Putin late to meet Pope: Russian leader keeps Holy See waiting for over an hour

The Russian president is notorious for his lateness

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The Independent Online

Seemingly not concerned with making up for the first time he was late meeting Pope Francis, Russian President Vladimir Putin has kept the Holy See waiting for over an hour.

The two men had planned to meet to discuss the crisis in Ukraine, and the threat to minority Christians in the Middle East.

However, Putin’s black stretch-limousine arrived at the Vatican an hour and 20 minutes late. Earlier that day, the leader had flown into Rome from Milan where he spent the morning touring the Russian pavilion at the world's fair and meeting with Italian Premier Matteo Renzi.

The Russian president also kept the Pope waiting on their first meeting in 2013, when he was 50 minutes late to the Vatican.

Papal courtiers were “shivering” outside in the cold November weather as they awaited his arrival, according to a report from independent daily Moskovskiy Komsomolets seen by BBC News. On that occasion, Putin was held up by women protesting outside his hotel in solidarity with punk band Pussy Riot.

Putin's habit of being late dates back to the early years of his tenure. In 2003 he was 14 minutes late to meet the Queen, while in 2004 he kept the parents of children killed in a plane crash waiting at a cemetery for two hours, The Guardian reported.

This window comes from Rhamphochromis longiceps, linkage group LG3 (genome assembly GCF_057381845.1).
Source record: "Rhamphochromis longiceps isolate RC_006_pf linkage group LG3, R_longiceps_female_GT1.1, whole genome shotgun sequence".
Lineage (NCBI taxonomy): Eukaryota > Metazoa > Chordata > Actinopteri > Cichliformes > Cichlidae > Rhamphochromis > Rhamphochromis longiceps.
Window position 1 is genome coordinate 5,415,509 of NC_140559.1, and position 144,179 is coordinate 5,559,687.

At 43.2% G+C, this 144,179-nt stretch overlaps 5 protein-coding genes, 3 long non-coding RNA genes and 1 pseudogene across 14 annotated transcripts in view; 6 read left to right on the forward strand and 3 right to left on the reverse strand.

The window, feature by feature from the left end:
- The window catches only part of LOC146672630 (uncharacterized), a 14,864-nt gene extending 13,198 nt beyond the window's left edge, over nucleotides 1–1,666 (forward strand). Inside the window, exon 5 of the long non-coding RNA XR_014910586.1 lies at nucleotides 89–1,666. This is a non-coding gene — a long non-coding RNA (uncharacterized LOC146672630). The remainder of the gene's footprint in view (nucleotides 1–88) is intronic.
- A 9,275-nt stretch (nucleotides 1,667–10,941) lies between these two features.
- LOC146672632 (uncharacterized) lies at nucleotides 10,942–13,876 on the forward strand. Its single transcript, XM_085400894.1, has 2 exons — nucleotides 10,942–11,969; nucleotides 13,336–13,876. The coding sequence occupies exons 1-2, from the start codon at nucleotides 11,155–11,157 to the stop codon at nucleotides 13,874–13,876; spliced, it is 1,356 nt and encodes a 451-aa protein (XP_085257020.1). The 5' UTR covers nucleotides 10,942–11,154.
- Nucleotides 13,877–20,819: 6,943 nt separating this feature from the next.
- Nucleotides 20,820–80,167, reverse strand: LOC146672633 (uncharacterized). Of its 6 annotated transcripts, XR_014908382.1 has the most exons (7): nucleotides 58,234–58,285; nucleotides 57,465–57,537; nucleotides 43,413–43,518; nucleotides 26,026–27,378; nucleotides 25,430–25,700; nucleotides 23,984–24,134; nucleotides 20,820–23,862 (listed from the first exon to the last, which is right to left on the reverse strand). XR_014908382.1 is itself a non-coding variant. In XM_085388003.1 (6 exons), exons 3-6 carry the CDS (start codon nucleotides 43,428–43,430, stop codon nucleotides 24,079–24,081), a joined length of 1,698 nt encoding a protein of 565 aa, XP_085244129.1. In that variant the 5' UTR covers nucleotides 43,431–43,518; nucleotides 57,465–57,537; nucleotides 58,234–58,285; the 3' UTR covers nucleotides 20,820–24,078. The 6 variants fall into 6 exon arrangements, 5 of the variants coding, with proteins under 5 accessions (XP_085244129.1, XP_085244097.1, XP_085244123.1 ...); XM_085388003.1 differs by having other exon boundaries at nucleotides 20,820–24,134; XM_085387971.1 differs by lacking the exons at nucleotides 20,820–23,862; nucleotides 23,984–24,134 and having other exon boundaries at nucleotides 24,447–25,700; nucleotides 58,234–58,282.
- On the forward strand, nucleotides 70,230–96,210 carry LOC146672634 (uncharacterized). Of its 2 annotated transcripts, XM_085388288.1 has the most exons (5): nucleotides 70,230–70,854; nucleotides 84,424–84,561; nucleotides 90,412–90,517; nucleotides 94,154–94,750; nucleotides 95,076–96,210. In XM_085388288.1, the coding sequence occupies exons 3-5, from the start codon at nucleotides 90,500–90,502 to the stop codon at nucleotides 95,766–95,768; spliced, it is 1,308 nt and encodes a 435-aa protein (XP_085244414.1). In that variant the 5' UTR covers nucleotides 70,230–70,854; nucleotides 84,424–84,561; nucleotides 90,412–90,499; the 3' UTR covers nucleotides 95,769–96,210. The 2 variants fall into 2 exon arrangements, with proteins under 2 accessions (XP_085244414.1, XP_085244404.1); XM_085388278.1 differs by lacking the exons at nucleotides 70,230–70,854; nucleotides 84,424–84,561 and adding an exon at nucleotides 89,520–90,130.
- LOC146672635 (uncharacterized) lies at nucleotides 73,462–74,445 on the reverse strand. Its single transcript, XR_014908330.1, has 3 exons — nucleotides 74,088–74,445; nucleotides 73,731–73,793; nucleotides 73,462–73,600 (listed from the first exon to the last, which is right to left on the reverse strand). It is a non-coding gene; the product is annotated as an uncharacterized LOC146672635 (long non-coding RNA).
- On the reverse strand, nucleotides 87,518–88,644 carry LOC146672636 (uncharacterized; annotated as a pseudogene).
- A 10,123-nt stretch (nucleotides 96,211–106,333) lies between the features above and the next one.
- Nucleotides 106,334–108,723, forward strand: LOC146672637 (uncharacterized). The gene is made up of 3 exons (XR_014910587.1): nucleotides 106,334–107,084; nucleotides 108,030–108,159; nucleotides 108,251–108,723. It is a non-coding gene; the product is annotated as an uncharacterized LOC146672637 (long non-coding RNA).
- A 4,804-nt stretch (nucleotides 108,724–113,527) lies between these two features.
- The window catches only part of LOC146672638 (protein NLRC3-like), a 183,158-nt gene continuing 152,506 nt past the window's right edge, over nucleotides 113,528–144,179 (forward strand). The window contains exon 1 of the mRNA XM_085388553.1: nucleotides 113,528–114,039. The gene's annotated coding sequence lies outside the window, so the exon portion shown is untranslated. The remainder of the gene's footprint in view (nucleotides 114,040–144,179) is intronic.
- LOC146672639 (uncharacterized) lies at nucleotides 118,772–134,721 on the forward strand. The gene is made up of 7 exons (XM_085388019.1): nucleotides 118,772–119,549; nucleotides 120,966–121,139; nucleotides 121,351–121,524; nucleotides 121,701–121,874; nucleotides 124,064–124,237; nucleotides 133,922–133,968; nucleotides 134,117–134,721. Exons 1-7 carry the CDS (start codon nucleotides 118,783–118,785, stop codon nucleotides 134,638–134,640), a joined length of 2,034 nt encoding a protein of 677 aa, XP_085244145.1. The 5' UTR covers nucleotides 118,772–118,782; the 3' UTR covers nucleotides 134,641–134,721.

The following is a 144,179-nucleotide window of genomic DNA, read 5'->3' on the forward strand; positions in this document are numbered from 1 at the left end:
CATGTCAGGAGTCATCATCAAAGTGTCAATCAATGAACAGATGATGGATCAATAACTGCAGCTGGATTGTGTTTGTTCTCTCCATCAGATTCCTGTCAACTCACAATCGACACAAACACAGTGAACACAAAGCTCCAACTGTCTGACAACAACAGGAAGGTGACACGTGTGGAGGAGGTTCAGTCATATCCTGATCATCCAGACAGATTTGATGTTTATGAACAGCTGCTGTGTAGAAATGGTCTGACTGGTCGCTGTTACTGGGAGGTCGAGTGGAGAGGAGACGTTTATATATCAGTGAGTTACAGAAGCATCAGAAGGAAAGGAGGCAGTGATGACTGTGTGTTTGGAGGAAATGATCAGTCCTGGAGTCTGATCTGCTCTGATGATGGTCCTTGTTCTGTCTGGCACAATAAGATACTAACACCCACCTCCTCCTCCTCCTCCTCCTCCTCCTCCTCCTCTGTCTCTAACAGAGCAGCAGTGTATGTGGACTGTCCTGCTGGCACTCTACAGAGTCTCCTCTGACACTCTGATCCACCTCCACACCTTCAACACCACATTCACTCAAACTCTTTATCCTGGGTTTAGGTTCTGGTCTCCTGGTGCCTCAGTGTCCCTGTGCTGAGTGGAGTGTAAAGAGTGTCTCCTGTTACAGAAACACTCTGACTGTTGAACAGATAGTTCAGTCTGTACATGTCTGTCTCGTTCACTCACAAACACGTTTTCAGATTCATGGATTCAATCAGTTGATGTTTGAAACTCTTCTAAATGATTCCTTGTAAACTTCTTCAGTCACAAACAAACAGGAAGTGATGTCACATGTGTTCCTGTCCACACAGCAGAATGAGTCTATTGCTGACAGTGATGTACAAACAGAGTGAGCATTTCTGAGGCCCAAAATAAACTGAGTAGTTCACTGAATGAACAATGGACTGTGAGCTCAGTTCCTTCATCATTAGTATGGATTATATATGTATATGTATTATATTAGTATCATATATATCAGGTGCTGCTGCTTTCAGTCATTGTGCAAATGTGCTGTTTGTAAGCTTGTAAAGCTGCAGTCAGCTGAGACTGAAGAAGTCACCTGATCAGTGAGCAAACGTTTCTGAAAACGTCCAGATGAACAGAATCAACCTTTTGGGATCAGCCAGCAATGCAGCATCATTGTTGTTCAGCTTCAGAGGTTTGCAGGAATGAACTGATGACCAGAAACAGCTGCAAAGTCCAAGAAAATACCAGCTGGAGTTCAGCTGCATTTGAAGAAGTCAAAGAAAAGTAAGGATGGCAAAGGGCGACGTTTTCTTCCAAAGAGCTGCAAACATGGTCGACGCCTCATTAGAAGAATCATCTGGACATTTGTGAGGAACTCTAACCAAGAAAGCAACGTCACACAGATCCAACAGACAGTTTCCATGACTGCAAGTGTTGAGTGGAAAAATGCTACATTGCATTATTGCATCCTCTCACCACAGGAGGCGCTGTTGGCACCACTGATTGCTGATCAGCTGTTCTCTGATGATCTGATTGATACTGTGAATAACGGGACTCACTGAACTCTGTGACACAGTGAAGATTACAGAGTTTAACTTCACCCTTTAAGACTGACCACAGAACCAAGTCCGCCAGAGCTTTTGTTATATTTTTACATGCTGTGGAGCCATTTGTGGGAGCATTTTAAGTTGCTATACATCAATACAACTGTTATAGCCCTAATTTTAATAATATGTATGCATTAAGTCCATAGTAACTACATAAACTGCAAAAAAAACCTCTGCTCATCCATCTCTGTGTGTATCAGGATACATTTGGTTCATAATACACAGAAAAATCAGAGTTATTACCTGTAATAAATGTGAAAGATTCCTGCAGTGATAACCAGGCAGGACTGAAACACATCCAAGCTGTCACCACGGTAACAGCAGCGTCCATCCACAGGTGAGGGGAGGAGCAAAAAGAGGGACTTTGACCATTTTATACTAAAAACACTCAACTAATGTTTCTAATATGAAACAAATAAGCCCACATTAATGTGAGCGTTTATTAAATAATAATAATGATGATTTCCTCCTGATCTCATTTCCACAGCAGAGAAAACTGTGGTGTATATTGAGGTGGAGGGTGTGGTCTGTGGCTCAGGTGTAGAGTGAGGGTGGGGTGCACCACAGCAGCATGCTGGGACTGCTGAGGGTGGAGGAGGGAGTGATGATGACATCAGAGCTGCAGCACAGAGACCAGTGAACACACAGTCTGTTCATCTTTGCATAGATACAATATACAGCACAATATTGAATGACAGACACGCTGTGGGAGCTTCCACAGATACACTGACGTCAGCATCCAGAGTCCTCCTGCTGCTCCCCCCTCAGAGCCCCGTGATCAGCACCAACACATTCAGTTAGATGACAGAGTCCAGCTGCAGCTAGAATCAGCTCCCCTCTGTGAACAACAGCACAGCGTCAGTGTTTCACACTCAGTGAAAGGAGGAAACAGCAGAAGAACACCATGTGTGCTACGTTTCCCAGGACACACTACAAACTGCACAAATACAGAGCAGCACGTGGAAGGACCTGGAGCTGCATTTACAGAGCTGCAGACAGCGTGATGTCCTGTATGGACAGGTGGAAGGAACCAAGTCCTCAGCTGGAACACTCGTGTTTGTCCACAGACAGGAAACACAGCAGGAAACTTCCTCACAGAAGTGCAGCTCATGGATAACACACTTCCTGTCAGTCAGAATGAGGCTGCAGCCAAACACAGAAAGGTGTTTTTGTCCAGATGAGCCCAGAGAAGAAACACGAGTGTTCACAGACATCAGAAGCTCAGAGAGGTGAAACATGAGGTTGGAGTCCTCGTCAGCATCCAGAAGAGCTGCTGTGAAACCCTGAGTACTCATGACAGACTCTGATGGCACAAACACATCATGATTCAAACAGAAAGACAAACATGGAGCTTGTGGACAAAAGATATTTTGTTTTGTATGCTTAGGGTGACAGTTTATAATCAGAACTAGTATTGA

Fast-forward almost a decade and little has changed, with Putin keeping US secretary of state John Kerry waiting in Moscow for three hours in 2012.

However, in an apparent acknowledgement that it is not done to keep the Pope waiting twice, Putin’s spokesman Dmitry Peskov told Russian journalists, according to The Guardian: “It’s true that the meeting with the pope happened a little after the planned time.

"This was because talks in Milan went on longer than expected and our motorcade was quite slow moving through the streets of Milan and Rome. Of course, during the whole time we kept in touch with the Vatican and explained our lateness."

During the private meeting on Wednesday, the Pope advised Putin to engage in “sincere” international efforts to bring peace to Ukraine, where Russian-backed separatists have been clashing with the army in the country’s east. Over 6,000 people have died since fighting began last year,according to the UN.

Before the session, the US ambassador to the Holy See, Kenneth Hackett said his country hoped the Pope would raise concerns about the bloody conflict.

In the past, Francis has gone as far as expressing disapproval of the loss of life in Ukraine, and urging both sides to respect the cease-fire. However, he has steered clear of blaming Russia in what appears to be an attempt to protect delicate relations with the Orthodox Church in Russia, where Catholics are a tiny minority.

But when the men re-emerged from their 50-minute-long discussion, it seemed that wider discussions about the hostilities were focused on in favour of who is to blame for the conflict.

A Vatican spokesman, the Rev. Federico Lombardi, said Francis highlighted the “need to commit oneself in a sincere and great effort to achieve peace”, and that both sides should work to ease tensions.

He added that both men "agreed on the importance of reconstructing a climate of dialogue and that all sides commit oneself to implementing the Minsk accords."

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